The first example is a simple hip bridge.  This shows single leg bridge with a chop, lift and combined chop and lift.  Gravity wants the person to drop straight down. Because body weight is only supported on one side and the bag weight is moving side to side it also wants it to twist and bend to the side.  Thus, all three planes of motion are being challenged.  With good technique you’ll also be trying to tear the bag while you hold it to involve even more stabilizing muscles in your core and a perfect example of foundational 3D strength training.  

The second example is an arc press.  This is performed in a ½ kneeling position to make it easy to lose balance sideways.  Thus challenging the ability to stabilize and prevent that motion.  The challenge is accentuated by the bag moving to both sides.  With good technique you’ll also be trying to tear the bag to recruit even more stabilizing muscles.  

The third example is also in ½ kneeling with many of the same challenges but now the bag is moving diagonally.  This still challenges the side to side stability but also the rotational stability.  Again with best practice you’ll be trying to tear the bag apart while holding it.  

The fourth 3D strength training exercise has the person up and on his feet.  This makes it more challenging.  Even though he’s standing on two feet most of his weight is on one foot at a time.  Notice how he steps in three different ways.  Each way emphasizes one of the three planes.   Also notice he’s hinging at his hips.  His torso stays straight.  This type of hinge exercise is called a deadlift.  With best form you’ll also be trying to tear the handles apart from each other to increase the amount of stabilizing muscles you can recruit.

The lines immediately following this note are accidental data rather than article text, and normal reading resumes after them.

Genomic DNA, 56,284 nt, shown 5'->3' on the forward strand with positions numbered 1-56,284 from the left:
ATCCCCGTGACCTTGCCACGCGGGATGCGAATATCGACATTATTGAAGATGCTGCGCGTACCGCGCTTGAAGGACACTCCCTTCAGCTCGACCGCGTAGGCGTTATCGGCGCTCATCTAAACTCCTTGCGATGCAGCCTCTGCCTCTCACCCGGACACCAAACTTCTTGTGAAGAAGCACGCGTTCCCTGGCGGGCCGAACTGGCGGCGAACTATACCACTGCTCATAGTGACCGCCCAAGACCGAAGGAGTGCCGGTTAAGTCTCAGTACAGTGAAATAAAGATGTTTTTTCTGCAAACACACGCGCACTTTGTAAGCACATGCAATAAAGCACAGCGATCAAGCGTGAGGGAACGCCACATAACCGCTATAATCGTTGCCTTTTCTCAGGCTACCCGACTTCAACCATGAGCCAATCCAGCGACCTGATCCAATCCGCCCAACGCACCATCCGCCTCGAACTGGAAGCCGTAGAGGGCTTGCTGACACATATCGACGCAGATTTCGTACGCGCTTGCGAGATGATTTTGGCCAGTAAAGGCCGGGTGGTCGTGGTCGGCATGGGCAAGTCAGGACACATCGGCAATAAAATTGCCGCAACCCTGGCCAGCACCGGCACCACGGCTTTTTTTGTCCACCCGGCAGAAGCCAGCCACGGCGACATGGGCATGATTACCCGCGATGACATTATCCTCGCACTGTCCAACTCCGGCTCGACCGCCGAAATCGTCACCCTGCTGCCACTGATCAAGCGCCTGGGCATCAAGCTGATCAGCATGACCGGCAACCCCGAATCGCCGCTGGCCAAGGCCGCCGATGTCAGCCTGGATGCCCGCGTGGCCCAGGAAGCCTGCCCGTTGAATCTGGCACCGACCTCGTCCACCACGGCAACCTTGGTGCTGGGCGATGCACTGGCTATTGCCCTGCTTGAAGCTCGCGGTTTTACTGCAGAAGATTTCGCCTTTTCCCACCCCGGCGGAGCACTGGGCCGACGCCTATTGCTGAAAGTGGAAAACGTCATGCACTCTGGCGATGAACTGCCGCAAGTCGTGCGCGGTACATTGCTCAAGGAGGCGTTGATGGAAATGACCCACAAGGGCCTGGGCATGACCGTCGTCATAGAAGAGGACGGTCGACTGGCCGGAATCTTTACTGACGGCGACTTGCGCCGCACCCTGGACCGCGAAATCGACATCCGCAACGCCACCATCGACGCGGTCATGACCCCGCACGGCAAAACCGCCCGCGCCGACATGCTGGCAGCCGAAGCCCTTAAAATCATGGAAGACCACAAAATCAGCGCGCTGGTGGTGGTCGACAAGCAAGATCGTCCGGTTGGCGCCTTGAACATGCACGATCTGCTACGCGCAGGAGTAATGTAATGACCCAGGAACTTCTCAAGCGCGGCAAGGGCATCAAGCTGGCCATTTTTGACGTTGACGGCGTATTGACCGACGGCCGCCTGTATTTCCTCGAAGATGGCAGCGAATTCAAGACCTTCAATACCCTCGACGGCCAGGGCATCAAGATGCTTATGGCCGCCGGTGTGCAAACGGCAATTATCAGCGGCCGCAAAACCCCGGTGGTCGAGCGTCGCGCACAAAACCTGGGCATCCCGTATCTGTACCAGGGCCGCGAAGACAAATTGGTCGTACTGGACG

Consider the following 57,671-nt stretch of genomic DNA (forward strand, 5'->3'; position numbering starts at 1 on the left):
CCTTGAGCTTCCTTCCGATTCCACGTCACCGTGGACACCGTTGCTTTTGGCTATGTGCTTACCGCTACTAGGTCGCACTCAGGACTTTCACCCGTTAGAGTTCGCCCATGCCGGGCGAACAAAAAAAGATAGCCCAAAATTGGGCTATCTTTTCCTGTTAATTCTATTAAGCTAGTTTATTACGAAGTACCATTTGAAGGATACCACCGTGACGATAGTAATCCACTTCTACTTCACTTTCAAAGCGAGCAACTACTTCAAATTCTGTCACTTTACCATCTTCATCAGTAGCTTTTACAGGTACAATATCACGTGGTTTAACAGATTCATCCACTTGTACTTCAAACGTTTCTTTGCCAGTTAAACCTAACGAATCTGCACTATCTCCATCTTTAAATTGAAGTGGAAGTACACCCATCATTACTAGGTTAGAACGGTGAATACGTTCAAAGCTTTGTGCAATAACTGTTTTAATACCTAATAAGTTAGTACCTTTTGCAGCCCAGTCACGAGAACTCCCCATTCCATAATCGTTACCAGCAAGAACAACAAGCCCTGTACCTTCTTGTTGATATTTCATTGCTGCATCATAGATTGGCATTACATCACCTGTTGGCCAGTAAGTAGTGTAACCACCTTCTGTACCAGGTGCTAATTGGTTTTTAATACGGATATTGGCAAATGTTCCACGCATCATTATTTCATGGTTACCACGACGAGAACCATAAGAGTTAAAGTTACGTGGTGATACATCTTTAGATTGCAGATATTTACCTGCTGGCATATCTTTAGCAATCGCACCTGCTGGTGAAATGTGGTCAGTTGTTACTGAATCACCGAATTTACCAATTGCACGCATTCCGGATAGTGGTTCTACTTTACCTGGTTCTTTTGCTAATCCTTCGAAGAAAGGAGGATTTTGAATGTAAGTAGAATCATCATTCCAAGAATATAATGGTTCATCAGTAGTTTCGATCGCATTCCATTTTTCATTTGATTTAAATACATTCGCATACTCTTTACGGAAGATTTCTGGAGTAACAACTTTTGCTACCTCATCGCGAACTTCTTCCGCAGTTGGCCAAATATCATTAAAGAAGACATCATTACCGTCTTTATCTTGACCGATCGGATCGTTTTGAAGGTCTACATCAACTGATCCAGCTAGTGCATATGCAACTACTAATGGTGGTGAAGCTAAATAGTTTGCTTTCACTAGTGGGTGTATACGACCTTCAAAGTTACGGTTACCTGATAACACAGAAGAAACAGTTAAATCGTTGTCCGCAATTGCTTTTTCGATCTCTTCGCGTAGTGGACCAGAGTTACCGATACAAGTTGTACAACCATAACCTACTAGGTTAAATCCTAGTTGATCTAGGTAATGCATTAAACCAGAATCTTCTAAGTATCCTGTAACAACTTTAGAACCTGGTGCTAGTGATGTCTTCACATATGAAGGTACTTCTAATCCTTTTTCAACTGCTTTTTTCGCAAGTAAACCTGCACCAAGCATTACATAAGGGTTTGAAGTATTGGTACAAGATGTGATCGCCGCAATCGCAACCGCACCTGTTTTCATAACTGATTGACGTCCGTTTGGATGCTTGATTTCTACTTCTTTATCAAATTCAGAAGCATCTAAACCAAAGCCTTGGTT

Exercise number five is similar to the fourth but the weight is held higher up.  This change in height of the weight makes it a little harder.  Its still a hinge style exercise to emphasize muscles in the buttock region but the load is held up high instead of low.  The thought of tearing the bag now is performed via the forearms not the hands and handles.

Exercise example number six is a more dynamic version of the other two.  Its called a clean.  We are still hinging forward and we are doing it in all three planes but we are being more explosive on the return motion. It is unique in the speed of motion not the direction.  But as Ferris Bueller famously stated, “Life comes at you fast.”  We need some speed in our training to expect carryover to the real world.  

The last two exercises are version of the Max Lunge.  In the reverse lunge example you see the first two reps being performed slowly but this exercise can be made dynamic if you really plant the front foot hard and accelerate the bag forward such that it swings forward you then direct it to the other side.  It basically becomes a kettlebell swing but one leg at a time. This mimics the acceleration phase of running/sprinting remarkably well.  

The last example is with a forward stepping Max lunge.  In this exercise the greatest challenge is in decelerating the forces that are going forward and down, laterally and down and rotationally and down.  All at the same time. Its called the “Max” lunge for a reason.  There’s a lot going on.  But as you train your body to handle these forces when you go for a run, a hike or play sports it all feels a lot easier compared to before.  

Remember you are a wonderful 3D animal moving in a 3D world.  Train that way and you’ll dominate.

Dan Swinscoe, MPT, CSCS

Take advantage of the great 3D strength training information that Dan provided with our 30% fall sale. Save on our functional training tool and DVRT online education with code “fall” HERE